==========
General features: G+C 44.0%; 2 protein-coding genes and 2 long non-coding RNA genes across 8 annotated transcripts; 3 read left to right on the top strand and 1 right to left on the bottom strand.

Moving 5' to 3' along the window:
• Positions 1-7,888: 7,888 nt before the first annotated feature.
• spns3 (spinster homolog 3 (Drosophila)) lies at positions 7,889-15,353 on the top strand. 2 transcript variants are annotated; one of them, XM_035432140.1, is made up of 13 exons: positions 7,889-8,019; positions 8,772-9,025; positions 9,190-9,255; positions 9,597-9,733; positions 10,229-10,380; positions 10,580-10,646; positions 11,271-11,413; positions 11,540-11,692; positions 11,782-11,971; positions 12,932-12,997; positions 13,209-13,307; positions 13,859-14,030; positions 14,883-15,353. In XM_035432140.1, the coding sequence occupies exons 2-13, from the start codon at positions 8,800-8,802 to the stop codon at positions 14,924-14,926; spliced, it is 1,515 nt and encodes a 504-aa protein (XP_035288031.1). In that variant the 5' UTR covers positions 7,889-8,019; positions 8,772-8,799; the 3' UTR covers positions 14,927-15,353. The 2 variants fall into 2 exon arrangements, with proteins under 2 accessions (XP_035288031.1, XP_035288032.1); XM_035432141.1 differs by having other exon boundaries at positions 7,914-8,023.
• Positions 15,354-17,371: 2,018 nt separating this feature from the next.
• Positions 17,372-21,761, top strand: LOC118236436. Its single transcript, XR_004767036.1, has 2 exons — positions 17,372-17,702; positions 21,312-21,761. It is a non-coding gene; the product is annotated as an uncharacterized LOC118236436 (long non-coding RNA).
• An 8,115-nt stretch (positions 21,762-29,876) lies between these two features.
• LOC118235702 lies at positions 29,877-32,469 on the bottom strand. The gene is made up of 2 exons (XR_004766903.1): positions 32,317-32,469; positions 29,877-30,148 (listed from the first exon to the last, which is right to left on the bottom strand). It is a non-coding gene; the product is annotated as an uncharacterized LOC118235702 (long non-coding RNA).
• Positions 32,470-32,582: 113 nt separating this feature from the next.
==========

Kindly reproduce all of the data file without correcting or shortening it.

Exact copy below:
General features: G+C 44.0%; 2 protein-coding genes and 2 long non-coding RNA genes across 8 annotated transcripts; 3 read left to right on the top strand and 1 right to left on the bottom strand.

Moving 5' to 3' along the window:
• Positions 1-7,888: 7,888 nt before the first annotated feature.
• spns3 (spinster homolog 3 (Drosophila)) lies at positions 7,889-15,353 on the top strand. 2 transcript variants are annotated; one of them, XM_035432140.1, is made up of 13 exons: positions 7,889-8,019; positions 8,772-9,025; positions 9,190-9,255; positions 9,597-9,733; positions 10,229-10,380; positions 10,580-10,646; positions 11,271-11,413; positions 11,540-11,692; positions 11,782-11,971; positions 12,932-12,997; positions 13,209-13,307; positions 13,859-14,030; positions 14,883-15,353. In XM_035432140.1, the coding sequence occupies exons 2-13, from the start codon at positions 8,800-8,802 to the stop codon at positions 14,924-14,926; spliced, it is 1,515 nt and encodes a 504-aa protein (XP_035288031.1). In that variant the 5' UTR covers positions 7,889-8,019; positions 8,772-8,799; the 3' UTR covers positions 14,927-15,353. The 2 variants fall into 2 exon arrangements, with proteins under 2 accessions (XP_035288031.1, XP_035288032.1); XM_035432141.1 differs by having other exon boundaries at positions 7,914-8,023.
• Positions 15,354-17,371: 2,018 nt separating this feature from the next.
• Positions 17,372-21,761, top strand: LOC118236436. Its single transcript, XR_004767036.1, has 2 exons — positions 17,372-17,702; positions 21,312-21,761. It is a non-coding gene; the product is annotated as an uncharacterized LOC118236436 (long non-coding RNA).
• An 8,115-nt stretch (positions 21,762-29,876) lies between these two features.
• LOC118235702 lies at positions 29,877-32,469 on the bottom strand. The gene is made up of 2 exons (XR_004766903.1): positions 32,317-32,469; positions 29,877-30,148 (listed from the first exon to the last, which is right to left on the bottom strand). It is a non-coding gene; the product is annotated as an uncharacterized LOC118235702 (long non-coding RNA).
• Positions 32,470-32,582: 113 nt separating this feature from the next.